In the 1967 Supreme Court case Loving v. Virginia (how appropriate a plaintiff in how appropriate a state in which for this to have happened), Chief Justice Warren wrote, “The freedom to marry has long been recognized as one of the vital personal rights essential to the orderly pursuit of happiness by free men.” He was ruling on an anti-miscegenation law. That’s a law which prohibits the mixing of racial groups in various settings, often including marriage. It was easy to recognize just how illegitimate a law it was. It prohibited and restricted the freedoms and rights of an entire group of people and for no good reason. Interracial marriage offered no impact on the rights of others, no infringement upon their lives, liberties, or pursuits of happiness.

Expanding upon this concept of rights I have laid out is this either unsourced or poorly sourced quote. It may be from a man by the name Marty Lewinter.

“As Justice Oliver Wendell Holmes said, ‘The right to swing my fist ends where the other man’s nose begins.’ Rights must apply to everyone in the same sense at the same time. So rights must therefore be limited to claims of freedom to do anything which does not violate the freedoms of others. This requires recognizing, respecting and abiding by anyone else’s wishes to be left alone whenever he wants, and his wishes to be free to do anything which doesn’t violate others. This is why no one can claim a ‘right’ to interfere with your life in any way without your explicit, personally-given consent for a specified purpose. There can be no such thing as a ‘right’ for anyone (or any group) to mess with you whenever he wants (or whenever they want) since it obviously isn’t applying to YOU in the same sense at the same time.

Regardless of who said this, it encompasses a principled, universal idea of what rights really are. An individual’s rights should go as far as possible. Where the limit comes is from the infringement upon the rights of others. In order to justify the restriction of the rights of a person or group, it must be shown that said person or group never really had the rights in question in the first place; if that person or group is infringing upon others, they are doing it not by the free exercise of their own rights, but by the exercise of something else, something probably sinister. No person or group has the inalienable right to negatively impact the rights of another person or group.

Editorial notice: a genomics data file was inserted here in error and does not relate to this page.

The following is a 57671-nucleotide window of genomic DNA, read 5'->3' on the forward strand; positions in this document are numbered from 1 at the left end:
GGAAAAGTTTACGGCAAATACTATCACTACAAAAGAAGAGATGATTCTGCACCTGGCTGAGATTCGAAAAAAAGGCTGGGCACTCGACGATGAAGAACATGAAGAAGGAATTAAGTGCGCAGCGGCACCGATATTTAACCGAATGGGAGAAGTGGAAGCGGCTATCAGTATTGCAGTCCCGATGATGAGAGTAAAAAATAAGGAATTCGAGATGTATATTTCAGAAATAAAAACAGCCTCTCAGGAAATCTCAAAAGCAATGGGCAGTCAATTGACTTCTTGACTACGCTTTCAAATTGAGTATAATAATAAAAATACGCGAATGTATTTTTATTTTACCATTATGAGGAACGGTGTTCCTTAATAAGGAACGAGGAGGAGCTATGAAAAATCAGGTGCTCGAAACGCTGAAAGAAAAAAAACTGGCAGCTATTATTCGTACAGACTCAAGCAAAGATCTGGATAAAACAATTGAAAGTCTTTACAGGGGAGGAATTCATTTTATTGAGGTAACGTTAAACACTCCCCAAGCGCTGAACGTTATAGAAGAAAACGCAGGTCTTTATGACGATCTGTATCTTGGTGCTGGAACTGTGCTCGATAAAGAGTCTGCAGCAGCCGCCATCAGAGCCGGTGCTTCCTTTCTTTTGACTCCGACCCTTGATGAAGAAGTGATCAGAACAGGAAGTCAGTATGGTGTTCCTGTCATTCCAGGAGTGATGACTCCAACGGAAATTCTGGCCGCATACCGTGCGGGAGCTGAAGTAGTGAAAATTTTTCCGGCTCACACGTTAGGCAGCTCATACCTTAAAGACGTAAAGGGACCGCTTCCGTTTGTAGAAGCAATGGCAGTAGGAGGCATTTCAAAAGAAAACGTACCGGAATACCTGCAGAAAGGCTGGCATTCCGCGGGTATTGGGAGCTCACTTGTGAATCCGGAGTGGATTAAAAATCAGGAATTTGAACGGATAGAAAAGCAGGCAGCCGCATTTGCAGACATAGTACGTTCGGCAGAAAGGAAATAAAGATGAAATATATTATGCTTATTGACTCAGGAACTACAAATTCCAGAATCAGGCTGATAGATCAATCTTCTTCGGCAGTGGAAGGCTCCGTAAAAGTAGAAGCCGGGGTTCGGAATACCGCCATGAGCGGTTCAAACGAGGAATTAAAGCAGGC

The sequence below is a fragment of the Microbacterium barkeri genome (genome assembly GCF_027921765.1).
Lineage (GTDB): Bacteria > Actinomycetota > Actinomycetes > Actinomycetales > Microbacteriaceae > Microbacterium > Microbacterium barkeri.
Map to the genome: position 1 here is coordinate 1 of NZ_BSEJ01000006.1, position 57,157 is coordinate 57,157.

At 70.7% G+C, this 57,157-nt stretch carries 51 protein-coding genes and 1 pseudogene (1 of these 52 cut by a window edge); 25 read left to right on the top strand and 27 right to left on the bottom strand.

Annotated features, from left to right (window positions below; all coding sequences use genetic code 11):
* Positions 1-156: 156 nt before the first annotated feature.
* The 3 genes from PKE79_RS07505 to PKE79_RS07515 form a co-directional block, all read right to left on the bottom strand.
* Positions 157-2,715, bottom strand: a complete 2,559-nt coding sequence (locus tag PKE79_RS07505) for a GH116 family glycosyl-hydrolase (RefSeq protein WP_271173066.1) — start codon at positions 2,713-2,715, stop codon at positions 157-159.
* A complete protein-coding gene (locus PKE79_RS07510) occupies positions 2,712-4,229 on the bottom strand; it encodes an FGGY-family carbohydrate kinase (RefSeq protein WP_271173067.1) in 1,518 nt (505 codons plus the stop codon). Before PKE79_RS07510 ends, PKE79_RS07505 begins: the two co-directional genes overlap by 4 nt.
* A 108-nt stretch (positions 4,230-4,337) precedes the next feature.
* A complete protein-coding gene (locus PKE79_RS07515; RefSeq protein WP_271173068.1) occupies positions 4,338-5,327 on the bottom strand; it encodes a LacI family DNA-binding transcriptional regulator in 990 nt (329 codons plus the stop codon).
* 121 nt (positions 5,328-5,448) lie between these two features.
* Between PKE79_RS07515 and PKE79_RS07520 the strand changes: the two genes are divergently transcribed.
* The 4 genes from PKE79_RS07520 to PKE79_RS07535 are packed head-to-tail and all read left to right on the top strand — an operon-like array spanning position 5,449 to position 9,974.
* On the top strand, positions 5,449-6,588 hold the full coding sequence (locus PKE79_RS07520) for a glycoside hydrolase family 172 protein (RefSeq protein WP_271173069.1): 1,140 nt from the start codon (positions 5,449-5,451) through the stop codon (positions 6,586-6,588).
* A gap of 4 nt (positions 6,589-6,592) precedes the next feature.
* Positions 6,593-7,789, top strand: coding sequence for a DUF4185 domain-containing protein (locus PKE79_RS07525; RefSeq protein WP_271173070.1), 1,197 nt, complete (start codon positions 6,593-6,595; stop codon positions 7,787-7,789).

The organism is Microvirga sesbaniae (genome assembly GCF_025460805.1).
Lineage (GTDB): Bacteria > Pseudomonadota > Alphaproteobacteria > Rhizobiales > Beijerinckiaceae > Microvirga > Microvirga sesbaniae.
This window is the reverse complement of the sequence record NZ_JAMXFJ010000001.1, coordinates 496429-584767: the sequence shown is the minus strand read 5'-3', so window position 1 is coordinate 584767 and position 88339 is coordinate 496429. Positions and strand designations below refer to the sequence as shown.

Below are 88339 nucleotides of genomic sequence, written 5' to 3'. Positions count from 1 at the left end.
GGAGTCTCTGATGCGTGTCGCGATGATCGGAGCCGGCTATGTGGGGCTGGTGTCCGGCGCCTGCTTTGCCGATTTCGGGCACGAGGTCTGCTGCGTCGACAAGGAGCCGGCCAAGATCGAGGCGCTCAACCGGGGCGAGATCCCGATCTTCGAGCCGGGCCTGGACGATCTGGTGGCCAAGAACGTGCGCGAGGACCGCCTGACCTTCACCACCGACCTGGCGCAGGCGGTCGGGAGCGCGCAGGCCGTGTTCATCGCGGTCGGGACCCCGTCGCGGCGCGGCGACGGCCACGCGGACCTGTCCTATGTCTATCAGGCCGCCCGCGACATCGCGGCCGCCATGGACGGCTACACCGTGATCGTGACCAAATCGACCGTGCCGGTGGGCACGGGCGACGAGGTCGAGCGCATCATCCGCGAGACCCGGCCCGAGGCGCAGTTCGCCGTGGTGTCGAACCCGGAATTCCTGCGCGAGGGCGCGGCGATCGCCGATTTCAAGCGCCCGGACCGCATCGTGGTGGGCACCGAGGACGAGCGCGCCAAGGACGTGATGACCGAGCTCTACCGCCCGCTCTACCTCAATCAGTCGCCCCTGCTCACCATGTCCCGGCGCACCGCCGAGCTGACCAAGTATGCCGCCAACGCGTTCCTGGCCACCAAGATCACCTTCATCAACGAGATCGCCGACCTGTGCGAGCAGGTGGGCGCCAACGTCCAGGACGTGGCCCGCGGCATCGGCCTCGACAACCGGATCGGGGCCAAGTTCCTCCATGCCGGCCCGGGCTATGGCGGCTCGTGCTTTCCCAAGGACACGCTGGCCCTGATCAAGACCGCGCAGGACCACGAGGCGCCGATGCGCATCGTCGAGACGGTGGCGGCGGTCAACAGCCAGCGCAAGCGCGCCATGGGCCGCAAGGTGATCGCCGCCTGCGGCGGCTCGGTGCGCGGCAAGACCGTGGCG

This all aptly applies to same-sex marriage. There has been no convincing case made against allowing all adults into the institution of marriage. The union of two consenting individuals says nothing of the rights of two unrelated*, independent individuals. There is no infringement upon others. Same-sex marriage violates no one’s rights.

The outlawing of same-sex marriage, on the other, hand does offer a violation of the principles set forth by Jefferson, utilized by the Supreme Court, and embraced by philosophers, professors, and thinkers. By denying rights to a group, it must be shown that they are causing some form of harm through action. This harm must happen to people who did not consent to having any action imposed upon them. To date, no one has made out a good** case that any harm has or can or will be done to anyone. What has been made abundantly clear, however, is that the denial of certain freedoms and rights to the gay community, especially concerning marriage, does infringe upon many of the ideals espoused by the aforementioned groups and entities. By disallowing same-sex marriage, government is disallowing a rightful pursuit of happiness. It has not a right to do any such thing. Indeed, it has a specific obligation to explicitly do otherwise.

*This does not refer to familial relations. But to address the point, same-sex unions also say nothing of the rights of those in the family of the couple.

**Hell, the cases laid out so far are so awful, calling them “bad” would raise their status to an undue level.